There are so many fantastic shows on right now about the way real relationships function—Master of None, Insecure, Love, Bojack Horseman, You’re the Worst. There’s a lot of great realism at this moment, people making great observations and assuming points of view we haven’t seen on TV before. For my sensibility, though, what makes the most sense is to show a “TV version” of life. I like jokes! I like writing real jokes into a TV show. There are lots of shows that don’t trade in jokes and are still totally amazing. But that’s not what I do.
Speaking of Bojack and You’re the Worst, I see Neurotica as part of a larger wave of TV comedies that have spoken to issues of mental health more directly than we’ve experienced in the past.
I wrote a piece for Vulture a year-and-change ago, called “The Rise of the Sadcom,” that was talking about the same thing, though it was mostly about Rick and Morty. There’s a tide turning toward more complex characters and allowing characters to be multifaceted. There have been positive developments in terms of what kind of characters we allow to be complicated. I like that there are female characters on TV who are difficult to like. The line between comedy and drama has been blurred a lot. Calling something on TV like Transparent a comedy doesn’t quite cover it. I was thinking about this while watching the Emmys the other night. Soon, they’re going to have to make a third category, because the total overflow of stuff has created a wider variety of tone and genres.
But as for mental health—a year ago, I was running Project UR OK, so I spent a lot of time in the mental health nonprofit world. I’m proud that that’s continuing now, and I think that’s part of the larger wave of awareness you mentioned. One of the things about the internet is that people realized how easy it is to make it seem like their lives and emotions are things they aren’t. Then the curve swung back and people realized, “Oh, it’s more interesting to be a full version of myself and to be honest about my flaws.” I have this, too—like, I’m jealous of the life I have on Instagram. Obviously, I’m not posting pictures of myself crying in the car because I’m pretty sure I made a mistake.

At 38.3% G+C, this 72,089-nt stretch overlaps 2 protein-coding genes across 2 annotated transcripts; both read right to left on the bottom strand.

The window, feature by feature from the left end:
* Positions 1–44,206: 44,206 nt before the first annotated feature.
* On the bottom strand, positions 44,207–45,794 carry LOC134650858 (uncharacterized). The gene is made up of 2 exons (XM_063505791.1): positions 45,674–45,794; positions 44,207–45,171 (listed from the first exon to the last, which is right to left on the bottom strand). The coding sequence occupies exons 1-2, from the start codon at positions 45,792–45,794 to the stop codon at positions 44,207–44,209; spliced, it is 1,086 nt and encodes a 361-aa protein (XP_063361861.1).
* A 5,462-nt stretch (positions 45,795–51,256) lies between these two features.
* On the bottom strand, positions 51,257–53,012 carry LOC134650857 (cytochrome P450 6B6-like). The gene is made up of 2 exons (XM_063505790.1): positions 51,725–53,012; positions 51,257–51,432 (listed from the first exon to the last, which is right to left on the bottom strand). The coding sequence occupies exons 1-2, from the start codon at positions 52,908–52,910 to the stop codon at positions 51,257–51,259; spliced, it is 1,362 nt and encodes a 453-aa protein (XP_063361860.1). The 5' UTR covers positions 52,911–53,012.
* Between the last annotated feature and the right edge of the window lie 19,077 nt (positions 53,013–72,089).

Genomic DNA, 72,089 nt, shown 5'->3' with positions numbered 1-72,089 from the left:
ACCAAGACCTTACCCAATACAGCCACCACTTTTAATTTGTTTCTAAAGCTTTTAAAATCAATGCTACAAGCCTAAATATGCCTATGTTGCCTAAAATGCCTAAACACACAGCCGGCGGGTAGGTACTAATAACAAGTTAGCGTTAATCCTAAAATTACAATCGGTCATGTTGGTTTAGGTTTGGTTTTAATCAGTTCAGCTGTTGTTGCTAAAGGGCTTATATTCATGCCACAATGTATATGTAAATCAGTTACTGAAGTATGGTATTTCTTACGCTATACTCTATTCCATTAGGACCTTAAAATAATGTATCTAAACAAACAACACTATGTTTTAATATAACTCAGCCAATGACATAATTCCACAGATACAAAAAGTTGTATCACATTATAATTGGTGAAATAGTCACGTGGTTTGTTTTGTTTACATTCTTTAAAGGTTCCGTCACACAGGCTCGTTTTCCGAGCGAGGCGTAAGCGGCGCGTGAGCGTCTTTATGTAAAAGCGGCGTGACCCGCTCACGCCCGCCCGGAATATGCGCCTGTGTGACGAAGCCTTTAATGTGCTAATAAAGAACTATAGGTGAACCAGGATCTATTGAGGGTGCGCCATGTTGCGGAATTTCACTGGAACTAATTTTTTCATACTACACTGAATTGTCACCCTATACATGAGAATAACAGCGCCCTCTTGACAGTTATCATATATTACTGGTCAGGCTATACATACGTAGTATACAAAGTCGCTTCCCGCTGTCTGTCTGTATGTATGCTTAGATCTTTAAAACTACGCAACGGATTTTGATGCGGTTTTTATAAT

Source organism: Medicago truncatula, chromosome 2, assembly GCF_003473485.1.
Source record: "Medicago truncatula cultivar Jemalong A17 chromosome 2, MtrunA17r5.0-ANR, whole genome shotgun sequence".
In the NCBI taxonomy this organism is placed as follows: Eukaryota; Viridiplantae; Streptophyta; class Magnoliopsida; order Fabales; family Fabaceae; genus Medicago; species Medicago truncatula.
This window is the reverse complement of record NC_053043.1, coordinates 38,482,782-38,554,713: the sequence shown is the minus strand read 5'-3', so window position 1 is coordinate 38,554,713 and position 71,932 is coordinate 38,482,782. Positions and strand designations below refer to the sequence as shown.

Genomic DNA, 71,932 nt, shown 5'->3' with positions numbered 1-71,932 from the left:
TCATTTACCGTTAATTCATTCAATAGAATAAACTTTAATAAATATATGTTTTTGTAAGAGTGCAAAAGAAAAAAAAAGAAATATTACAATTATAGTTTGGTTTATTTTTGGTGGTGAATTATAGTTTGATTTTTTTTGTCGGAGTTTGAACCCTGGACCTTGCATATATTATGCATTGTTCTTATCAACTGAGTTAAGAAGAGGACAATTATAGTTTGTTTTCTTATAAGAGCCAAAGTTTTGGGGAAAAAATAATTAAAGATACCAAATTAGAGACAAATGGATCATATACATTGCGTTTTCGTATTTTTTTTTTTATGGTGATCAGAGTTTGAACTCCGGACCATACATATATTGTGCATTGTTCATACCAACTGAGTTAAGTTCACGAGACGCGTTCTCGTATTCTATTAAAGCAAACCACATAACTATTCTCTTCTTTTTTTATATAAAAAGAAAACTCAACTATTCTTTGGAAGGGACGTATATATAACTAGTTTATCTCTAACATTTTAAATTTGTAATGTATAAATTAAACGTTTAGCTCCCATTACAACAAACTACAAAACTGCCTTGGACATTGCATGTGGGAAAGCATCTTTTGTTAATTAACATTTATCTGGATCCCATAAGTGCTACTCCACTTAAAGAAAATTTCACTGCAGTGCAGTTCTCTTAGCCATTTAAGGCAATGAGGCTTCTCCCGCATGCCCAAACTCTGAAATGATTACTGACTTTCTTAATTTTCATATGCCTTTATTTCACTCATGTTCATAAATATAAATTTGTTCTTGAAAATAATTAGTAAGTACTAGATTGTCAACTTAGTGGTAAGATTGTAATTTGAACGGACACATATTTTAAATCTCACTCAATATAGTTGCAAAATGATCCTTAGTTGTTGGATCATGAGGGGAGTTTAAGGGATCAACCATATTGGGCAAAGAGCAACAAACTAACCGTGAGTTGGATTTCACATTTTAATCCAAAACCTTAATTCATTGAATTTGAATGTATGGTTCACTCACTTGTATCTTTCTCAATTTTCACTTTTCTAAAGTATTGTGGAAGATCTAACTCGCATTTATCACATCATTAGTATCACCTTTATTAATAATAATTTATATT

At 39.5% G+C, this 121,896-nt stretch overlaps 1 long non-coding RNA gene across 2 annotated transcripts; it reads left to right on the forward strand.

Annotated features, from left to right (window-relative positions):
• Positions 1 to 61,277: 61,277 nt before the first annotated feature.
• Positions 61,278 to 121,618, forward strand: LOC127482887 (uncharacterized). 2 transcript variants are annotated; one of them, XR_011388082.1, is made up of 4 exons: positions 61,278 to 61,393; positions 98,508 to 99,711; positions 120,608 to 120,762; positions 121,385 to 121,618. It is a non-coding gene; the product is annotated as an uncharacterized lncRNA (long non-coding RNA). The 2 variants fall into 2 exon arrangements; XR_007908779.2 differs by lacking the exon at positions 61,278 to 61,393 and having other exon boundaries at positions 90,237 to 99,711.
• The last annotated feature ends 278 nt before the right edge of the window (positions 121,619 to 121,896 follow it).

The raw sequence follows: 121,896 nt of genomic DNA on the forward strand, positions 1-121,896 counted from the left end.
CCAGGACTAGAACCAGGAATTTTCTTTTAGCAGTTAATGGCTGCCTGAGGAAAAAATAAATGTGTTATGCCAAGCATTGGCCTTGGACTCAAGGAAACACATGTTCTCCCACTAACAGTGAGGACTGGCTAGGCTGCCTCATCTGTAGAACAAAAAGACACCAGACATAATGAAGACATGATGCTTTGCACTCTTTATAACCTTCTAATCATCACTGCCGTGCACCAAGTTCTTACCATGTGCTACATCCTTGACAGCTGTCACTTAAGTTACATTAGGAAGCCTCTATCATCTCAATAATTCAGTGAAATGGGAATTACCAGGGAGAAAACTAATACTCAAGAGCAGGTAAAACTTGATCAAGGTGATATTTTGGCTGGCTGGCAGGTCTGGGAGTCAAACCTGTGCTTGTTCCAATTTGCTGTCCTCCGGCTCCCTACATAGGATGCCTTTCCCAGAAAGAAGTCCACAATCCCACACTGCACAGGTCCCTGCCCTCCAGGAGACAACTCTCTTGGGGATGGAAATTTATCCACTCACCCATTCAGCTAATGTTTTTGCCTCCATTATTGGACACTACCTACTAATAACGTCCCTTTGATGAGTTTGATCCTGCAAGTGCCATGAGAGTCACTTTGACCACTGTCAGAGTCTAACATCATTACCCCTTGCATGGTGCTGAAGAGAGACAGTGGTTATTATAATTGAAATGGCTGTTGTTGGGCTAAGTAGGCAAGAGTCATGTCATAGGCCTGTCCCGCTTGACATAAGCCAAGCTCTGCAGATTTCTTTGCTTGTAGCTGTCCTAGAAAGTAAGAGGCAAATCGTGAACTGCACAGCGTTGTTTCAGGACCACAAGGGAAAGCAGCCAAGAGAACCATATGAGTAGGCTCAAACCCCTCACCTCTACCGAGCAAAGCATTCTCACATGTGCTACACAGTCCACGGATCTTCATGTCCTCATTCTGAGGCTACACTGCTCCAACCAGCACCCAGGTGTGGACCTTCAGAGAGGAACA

You’re part of the first generation of comedians to have cut their teeth through the internet. What’re the pluses and minuses of this new frontier?
It’s a challenge. It’s great, everybody having a platform, but it’s also tough because everybody has a platform. The best part is the democratization of content—that you’re getting people who wouldn’t get the chance to do a TV show at first still making stuff like Misadventures of Awkward Black Girl or Broad City. That gets them seen and picked up by larger platforms. But there are probably a million amazing web series no one will ever see because there’s such a huge glut of content. In a lot of ways, it’s an embarrassment of riches, but unfortunately, it’s about loudness and clout. There are people who won’t make things with you unless you’ve got a big social media presence. It’s good, and it’s bad, so I just feel lucky I’ve been able to cut through the noise.
I think the internet is still in flux, like, these business models haven’t settled into the shape they’re going to take.
We’re still in the early days of the internet, and it’s easy to forget that. But our generation has seen so much change so rapidly. We’ll see in 10 years if content looks like TV. The ideal version of the internet is like the ideal version of capitalism, or democracy—hopefully, the best thing would prevail on merit. But, of course, that’s not exactly what it is. And not to sound old, but now you can lip-synch on fucking Music.ly and get 30 million followers, and they’ll fucking greenlight a TV series for you!